International artist, Philadelphia-based, Heather Ujiie straddles two worlds, fine artist, and designer. This dichotomy forces Heather to think differently about the outcomes and processes of her work. “As a designer, I have designed textile prints in repeat for wallpaper, fashion, and home furnishing. Design is often about functionality and aesthetics for an interior space, such as comfort, color scheme, scale, and client needs.” On the other hand, as an artist, Heather tries to break free from the end-user. Instead, exploration of the unknown and unexpected guide her emotionally charged, often “latent violent” imagery.
Influenced by her strong background in textile and fashion design, Heather’s large-scale installation work combines analog and digital painting, craft, and technology. Like many artists, the motivation to create interesting work often relates to self-examination and seeking answers to questions like, "How do we find love and truth?" "Can we share a common humanity?" "Is there a spirit world?" Built on allegorical narratives, her art is full of raw underpinnings of creative expression. Like the 16th-century Dutch painter Hieronymus Bosch, some of Heather’s work examines race, gender, mortality, and gender identity at the juncture of beauty and grotesque. “Much of my work is informed by historic global iconography and nature studies, as well as representations of endangered species, and the current age of the Anthropocene.” Anthropocene is the new geologic era marked by the impact of human activity on Earth. Can art lead to a more ecological and sustainable future? This complex relationship between man and nature is not a new battle, but art can ignite deep conversations.
As Heather blurs these boundaries between art and design, it is her hope that the work appeals to a more universal audience where form and function can work together, although the work may be very emotionally charged. Unlike a lot of surface art, her work invites the viewer to generate personal reflection and confrontation. Currently, Heather is working on a site-specific installation for the dining room in the famous Hill-Physick House in Philadelphia. She is designing an otherworldly environment, which includes a dining room table setting for 10, a surrealistic dark forest of giant flora and fauna, and a kind of all-black gothic mad hatter tea party. There will be dreamlike figures, and digitally printed plates, window coverings, and textiles with her own designs. The opening will be in April 2024. https://www.philalandmarks.org/hillphysick .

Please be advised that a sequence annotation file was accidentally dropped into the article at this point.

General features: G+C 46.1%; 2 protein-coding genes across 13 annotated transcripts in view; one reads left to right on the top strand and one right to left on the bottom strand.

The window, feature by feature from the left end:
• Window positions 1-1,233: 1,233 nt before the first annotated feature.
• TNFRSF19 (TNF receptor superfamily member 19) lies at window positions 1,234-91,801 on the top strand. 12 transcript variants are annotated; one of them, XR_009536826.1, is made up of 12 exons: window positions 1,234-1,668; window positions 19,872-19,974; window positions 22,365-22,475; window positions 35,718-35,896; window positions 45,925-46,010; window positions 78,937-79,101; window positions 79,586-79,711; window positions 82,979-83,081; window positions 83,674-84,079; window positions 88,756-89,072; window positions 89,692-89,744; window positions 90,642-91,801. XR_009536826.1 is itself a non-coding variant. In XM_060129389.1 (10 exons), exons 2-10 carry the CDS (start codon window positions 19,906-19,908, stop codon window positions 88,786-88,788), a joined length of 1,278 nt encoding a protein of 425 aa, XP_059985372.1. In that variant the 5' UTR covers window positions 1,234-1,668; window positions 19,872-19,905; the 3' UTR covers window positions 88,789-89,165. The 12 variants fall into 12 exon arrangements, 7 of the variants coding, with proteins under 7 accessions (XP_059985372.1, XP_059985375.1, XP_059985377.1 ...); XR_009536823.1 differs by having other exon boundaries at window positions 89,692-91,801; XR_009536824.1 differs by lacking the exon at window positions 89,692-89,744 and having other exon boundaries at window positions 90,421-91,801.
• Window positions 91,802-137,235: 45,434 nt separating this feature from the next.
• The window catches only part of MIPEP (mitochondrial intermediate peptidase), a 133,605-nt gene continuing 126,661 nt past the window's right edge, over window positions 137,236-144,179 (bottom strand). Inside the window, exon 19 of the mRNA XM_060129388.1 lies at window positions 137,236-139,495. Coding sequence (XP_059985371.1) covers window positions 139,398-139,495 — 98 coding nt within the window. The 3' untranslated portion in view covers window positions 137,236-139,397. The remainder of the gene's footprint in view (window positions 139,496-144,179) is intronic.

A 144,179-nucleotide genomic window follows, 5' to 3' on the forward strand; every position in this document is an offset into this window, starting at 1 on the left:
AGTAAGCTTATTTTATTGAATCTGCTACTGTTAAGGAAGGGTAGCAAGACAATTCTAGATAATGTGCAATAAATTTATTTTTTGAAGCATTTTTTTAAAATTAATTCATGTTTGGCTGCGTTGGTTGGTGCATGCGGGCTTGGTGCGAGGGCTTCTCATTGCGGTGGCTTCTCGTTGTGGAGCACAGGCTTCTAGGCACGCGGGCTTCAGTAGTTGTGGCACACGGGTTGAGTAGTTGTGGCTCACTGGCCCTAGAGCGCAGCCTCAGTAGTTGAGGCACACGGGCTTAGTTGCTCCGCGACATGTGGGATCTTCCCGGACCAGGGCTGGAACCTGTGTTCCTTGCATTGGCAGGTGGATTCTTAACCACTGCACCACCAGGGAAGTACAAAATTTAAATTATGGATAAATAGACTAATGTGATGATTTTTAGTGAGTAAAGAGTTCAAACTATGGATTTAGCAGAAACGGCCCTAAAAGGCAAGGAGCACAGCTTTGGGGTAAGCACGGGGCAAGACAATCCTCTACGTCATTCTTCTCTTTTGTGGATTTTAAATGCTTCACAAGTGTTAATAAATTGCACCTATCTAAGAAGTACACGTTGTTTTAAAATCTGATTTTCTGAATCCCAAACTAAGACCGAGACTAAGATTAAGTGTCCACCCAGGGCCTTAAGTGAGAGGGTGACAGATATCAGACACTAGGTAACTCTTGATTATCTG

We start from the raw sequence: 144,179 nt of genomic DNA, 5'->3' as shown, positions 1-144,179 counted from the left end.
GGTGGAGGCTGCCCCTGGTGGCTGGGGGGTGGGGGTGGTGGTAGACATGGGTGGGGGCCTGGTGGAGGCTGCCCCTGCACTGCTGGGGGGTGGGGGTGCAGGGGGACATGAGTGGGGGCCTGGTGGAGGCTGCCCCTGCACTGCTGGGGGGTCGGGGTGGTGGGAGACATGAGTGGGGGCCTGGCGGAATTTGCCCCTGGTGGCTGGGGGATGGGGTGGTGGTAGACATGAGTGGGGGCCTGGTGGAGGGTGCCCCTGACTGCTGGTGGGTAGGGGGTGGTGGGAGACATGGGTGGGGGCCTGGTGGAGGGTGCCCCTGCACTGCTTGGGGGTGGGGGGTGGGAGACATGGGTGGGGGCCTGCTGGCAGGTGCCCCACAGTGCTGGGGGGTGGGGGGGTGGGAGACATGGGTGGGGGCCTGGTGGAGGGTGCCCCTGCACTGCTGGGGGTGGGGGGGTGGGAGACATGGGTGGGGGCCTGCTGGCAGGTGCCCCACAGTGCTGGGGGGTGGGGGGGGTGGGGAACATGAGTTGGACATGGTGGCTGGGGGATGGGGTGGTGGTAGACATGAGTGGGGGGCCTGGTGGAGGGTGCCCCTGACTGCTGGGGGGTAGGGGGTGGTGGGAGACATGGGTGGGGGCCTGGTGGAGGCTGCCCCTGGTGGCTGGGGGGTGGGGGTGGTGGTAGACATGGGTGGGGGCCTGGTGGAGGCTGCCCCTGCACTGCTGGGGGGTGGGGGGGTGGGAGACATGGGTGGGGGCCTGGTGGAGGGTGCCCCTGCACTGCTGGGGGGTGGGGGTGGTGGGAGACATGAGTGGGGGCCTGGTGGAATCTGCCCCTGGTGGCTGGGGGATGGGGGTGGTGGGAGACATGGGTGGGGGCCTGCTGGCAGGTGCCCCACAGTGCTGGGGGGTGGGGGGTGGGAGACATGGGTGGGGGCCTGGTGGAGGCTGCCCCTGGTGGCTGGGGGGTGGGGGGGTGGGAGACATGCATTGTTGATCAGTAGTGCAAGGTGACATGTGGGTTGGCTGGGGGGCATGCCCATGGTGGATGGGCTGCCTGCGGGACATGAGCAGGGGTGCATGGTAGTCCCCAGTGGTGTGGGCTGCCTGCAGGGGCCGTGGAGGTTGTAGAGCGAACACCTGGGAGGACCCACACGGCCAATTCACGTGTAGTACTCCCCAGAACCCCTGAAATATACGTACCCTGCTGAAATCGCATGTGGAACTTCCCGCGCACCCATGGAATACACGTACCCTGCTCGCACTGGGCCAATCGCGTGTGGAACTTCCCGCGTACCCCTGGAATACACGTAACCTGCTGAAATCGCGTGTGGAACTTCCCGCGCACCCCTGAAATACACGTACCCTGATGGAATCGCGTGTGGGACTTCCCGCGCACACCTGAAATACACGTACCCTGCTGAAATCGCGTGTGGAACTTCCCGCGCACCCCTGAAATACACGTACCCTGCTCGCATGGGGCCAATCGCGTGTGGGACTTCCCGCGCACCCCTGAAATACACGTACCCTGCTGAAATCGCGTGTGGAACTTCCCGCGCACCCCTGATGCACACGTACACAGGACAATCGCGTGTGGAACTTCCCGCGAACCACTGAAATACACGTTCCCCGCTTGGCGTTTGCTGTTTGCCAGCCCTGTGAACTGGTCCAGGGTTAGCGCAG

Heather Ujiie grew up in NYC’s Greenwich Village, part of a family of artist educators, and believes her creativity comes from a lively bohemian childhood. Currently, she is an Interdisciplinary Associate Professor at Moore College of Art & Design in Philadelphia, and her installations and artwork have been exhibited both nationally and internationally. She has participated in exhibits at the Hangaram Museum of Art, the Seoul Art Center in Korea, and The Salon Art & Design Fair at Park Ave. Armory in NYC, The State Museum of Pennsylvania, Delaware Art Museum, Hunterdon Museum of Art, Racine Art Museum, Delaware Center for Contemporary Art, Philadelphia International Airport, and the Samuel S. Fleisher Art Memorial Museum. Heather holds a Bachelor of Science Degree in Visual Art from the State University of New Paltz, New York, New York State Certification in Art Education K-12 from Brooklyn College, and an Associate degree in Textile Surface Design, from The Fashion Institute of Technology in New York City. She has over 15 years of experience as a textile designer, designing printed textiles for the high-end home furnishing and apparel markets in New York City. Her commercial printed textile designs have had numerous clients including Flavor Paper, and The White House private residences for President George W. Bush and Laura Bush, in Washington D.C. Finally, she has also designed costumes for experimental theater and dance in NYC, including The Julliard School and The Jean Cocteau Repertory Theater in Manhattan.